We have also demonstrated that PF-D-Trimer adjuvanted with CpG 1018 and alum induces a protective immunity in K18-hACE2 transgenic mice at the doses used for immunization. Although vaccinated mice lose weight early in the infection, they quickly return to their original weight, whereas unvaccinated mice continue to lose weight until they die. Among the vaccinated mice, the viral loads were undetectable and the lungs lesions were mild or moderate, whereas the load of the control group was very high with severe pathological features. Published research results have indicated that high viral loads are associated with mortality for symptomatic and hospitalized patients who tested positive for SARS-CoV-226.
New SARS-CoV-2 variants are emerging as the virus evolves and escapes from antibody selection pressure. In addition, recombination is extremely common in the evolutionary history of SARS-like coronaviruses and is expected to shape SARS-CoV-2 in the coming years27. As the Delta variant began to progressively disappear near end of 2021, a new variant, Omicron BA.1 appeared and spread very quickly. SARS-CoV-2 Delta and Omicron variants have co-circulated in the United States, allowing co-infections and possible recombination events10. Studies have revealed that Omicron BA.1 was less likely to be neutralized by convalescent plasma from COVID-19 patients or plasma from people who received vaccines based on WA113,28,29. Our neutralization results present a differentiating factor since PF-D-Trimer is based on the Delta strain while most of the published studies use vaccines based on WA1. We do observe a 4.7 reduction for the hamster model in the neutralization titer for Omicron BA.1; however, this seems to be located in the lower region of the range obtained with the WA1-based vaccines, which varies between 6 and 23 times.
The spike protein consists of two subunits, S1 and S2. S1 mediates binding to the receptor by the interaction of the receptor binding domain (RBD) with ACE2. Studies have indicated that most potent neutralizing antibodies target RBD to block the interaction with ACE230,31,32. The Delta variant shares a common mutation, T478K, with BA.1 in RBD, which could partly explain the lower reduction of neutralizing antibodies when using PF-D-Trimer instead of the other vaccines based on the original WA1 spike protein. A reduction in the neutralization titers was also observed in our hamster model, but to a lesser extent, towards the original WA1 strain. The reduction can be explained by the T478K mutation but also by L452R, the latter being known to be an escape mutation for Bamlanivimab33.
SARS-CoV-2 is in constant evolution. BA.2.12.1 evolved from BA.2 in the United State in the spring of 2022 while Omicron BA.4 and BA.5 were identified in South Africa in January and February 2022. These variants are outcompeting the previously circulating BA.1 and BA.2 variants. In the summer of 2022, BA.5 was responsible for almost 90% of COVID-19 cases in the United States. Meanwhile, BA.4 was responsible for about 5% of cases34. The spike protein of BA.2.12.1 contains the L452Q and S704L mutations in addition to the known mutations in BA.2. The spike proteins of BA.4 and BA.5 are identical, each with the additional mutations Δ69–70, L452R, F486V. Studies35,36, identified that the specific mutations found in BA.2.12.1 and BA.4/5 contribute to antibody resistance, BA.4/5 showing a more pronounced reduced neutralization than BA.2.12.1 to the vaccination induced by the Pfizer–BioNTech BNT162b2 vaccine. Hachmann, N.P. et al.37. have shown that the BA.2.12.1, BA.4, and BA.5 subvariants substantially escape neutralizing antibodies in sera from participants who had been infected with BA.1 or BA.2.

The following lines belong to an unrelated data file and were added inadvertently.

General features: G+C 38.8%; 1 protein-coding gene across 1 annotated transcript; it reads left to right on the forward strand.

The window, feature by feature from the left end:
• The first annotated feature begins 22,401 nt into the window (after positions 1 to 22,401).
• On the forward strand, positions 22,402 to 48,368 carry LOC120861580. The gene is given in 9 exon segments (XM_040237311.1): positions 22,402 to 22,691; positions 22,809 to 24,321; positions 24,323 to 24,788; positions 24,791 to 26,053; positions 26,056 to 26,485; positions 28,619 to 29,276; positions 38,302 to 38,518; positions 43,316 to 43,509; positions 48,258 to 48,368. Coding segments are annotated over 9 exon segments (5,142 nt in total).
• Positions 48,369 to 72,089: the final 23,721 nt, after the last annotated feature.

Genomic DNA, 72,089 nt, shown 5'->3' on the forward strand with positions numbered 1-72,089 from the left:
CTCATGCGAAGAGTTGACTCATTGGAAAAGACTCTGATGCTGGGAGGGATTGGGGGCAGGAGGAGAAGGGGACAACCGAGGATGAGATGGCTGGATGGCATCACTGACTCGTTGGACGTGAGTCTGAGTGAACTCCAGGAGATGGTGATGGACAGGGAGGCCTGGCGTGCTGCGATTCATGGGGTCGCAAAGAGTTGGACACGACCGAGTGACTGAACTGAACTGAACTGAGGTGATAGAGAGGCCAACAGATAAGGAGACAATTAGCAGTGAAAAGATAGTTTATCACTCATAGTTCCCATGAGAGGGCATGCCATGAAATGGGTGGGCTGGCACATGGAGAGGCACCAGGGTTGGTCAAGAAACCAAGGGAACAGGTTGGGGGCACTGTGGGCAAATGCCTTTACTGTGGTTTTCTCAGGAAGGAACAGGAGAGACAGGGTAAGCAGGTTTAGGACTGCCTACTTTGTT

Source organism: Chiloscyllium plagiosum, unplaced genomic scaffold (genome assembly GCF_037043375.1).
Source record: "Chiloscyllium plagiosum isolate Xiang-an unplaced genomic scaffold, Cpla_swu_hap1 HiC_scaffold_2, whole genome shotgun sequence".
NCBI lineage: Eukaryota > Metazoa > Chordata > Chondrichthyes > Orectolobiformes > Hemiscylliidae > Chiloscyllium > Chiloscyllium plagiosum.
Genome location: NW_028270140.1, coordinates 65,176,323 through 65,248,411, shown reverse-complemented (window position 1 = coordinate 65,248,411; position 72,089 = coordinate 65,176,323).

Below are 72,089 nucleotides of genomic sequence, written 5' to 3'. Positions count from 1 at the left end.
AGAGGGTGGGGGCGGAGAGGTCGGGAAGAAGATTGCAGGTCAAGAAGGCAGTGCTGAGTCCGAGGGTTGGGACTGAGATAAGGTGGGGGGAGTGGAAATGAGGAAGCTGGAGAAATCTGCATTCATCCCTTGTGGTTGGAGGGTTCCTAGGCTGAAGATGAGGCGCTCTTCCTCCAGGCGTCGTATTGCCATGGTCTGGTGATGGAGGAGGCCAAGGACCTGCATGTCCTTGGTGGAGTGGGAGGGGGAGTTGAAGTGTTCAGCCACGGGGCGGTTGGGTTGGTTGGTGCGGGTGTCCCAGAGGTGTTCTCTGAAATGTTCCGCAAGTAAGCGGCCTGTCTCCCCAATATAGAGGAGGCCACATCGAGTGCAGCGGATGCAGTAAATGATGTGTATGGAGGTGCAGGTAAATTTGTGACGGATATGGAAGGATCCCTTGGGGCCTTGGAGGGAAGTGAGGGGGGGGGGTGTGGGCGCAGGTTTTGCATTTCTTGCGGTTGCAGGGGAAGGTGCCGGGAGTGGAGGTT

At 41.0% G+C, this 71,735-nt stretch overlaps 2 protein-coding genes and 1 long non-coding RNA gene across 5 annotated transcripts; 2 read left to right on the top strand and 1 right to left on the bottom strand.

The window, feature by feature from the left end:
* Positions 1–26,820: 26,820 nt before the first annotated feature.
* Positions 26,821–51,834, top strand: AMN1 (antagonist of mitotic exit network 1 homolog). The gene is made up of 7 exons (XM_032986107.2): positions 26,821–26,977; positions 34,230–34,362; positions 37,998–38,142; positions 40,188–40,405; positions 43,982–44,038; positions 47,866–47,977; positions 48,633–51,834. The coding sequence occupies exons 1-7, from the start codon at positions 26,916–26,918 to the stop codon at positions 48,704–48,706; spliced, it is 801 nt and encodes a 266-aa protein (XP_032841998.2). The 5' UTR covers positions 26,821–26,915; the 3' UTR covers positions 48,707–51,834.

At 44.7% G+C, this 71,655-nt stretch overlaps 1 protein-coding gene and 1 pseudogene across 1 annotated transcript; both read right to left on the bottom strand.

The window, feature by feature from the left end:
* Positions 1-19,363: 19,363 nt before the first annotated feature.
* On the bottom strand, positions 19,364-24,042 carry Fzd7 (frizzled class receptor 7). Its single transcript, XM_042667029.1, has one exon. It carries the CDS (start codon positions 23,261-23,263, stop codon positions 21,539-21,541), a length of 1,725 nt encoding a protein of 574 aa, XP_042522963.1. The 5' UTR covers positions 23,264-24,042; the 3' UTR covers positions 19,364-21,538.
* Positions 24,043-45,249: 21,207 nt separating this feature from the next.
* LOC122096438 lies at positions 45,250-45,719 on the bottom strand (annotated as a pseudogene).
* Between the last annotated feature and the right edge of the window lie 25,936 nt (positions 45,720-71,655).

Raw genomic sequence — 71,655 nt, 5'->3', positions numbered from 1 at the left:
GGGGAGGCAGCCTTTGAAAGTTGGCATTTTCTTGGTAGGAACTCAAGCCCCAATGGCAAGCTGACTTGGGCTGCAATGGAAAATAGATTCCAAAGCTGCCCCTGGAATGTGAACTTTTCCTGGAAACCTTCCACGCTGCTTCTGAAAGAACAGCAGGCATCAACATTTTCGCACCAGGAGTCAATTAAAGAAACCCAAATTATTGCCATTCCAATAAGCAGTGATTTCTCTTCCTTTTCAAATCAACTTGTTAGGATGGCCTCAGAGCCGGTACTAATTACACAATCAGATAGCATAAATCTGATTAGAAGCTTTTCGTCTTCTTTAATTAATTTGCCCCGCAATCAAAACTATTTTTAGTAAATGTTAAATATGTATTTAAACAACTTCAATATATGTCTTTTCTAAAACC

As the newly emerged variants represent a significant proportion of new cases of infection, it becomes imperative to develop a vaccine that can generate adequate protection against them. Interestingly, Qu, P. et al.13 demonstrates that sera from unvaccinated or vaccinated Delta-wave ICU patients more strongly neutralize BA.4/5 and BA.2.12.1 compared to BA.1 and BA.2, while infection during the BA.1 wave did not appear to offer effective protection against the new sublineages. We also observe higher neutralization titers against BA.5.2 compared to BA.2.2 with sera from SD rats immunized with PF-D-Trimer. It is worth noting that the BA.4/5 sublineages and Delta share the immune escape associated L452R mutation38, which could explain why PF-D-Trimer can induce high neutralization titers against BA.5.2.
It is known that neutralization antibody levels are highly predictive of immune protection39. Our results are showing that adjuvanted PF-D-Trimer induces high neutralization titers for different SARS-CoV-2 variants, including Omicron BA.2.2 and BA.5.2. In sum, the Delta spike protein could represent an effective booster vaccine antigen by activating cross-neutralizing B cells and a T cell response.
Delta infection was found to be broadly immunogenic in mice. Sera from likely Delta breakthrough cases can also neutralize VLPs generated with S genes from the Delta and BA.1 strains40. In SARS-CoV-2 pseudotyped virus neutralization assays, a Delta breakthrough infection (BTI) in double vaccinated subjects induces more potent cross-neutralizing antibodies against variants including BA.1 than Delta infection in unvaccinated subjects. As such a Delta BTI was determined to be an effective booster that could provide broad protection41. In vaccinated Delta-infected patients, RBD IgG titers are superior compared to BA.1-infected subjects, and the CD8 + T cells are more spike oriented42.